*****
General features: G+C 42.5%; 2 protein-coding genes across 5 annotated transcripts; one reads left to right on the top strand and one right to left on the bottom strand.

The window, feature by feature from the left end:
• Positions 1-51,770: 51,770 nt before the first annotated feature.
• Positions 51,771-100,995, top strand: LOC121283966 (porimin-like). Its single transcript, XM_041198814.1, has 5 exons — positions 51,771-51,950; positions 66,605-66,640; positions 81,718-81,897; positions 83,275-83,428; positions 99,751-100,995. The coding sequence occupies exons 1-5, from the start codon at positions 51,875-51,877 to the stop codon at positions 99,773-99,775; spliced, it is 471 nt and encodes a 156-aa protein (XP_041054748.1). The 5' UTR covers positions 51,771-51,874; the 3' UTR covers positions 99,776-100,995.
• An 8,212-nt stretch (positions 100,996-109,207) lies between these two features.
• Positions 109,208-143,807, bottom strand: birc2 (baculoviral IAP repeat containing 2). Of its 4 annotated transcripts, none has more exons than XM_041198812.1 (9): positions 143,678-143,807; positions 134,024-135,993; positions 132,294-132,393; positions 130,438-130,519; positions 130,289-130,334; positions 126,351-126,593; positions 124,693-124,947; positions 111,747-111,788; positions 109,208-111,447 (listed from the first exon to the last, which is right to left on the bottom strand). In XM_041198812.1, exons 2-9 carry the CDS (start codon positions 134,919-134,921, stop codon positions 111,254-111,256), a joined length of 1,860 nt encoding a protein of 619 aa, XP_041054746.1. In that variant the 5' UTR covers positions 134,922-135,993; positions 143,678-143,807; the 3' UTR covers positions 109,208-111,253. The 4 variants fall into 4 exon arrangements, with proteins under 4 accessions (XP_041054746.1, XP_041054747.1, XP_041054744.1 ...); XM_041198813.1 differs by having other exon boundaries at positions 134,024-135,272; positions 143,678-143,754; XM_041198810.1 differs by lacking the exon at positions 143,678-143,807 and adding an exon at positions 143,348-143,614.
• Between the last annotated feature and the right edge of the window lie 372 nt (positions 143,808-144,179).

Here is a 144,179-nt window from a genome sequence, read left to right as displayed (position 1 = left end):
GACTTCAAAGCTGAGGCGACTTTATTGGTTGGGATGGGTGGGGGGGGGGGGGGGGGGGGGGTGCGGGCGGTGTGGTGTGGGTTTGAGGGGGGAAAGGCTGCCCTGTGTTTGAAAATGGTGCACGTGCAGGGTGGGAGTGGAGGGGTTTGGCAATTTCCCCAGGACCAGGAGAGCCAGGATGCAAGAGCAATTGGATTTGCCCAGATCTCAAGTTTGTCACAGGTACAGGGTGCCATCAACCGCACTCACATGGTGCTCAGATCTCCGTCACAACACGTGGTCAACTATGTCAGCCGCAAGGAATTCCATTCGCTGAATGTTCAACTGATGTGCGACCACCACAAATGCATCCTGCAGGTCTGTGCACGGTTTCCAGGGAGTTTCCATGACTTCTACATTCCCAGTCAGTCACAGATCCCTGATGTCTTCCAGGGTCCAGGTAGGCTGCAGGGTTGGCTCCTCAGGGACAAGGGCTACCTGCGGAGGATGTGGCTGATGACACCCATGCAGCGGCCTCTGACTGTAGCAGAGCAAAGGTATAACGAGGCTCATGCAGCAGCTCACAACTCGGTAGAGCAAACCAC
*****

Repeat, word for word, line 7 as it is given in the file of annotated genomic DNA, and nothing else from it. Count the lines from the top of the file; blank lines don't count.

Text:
• Between the last annotated feature and the right edge of the window lie 372 nt (positions 143,808-144,179).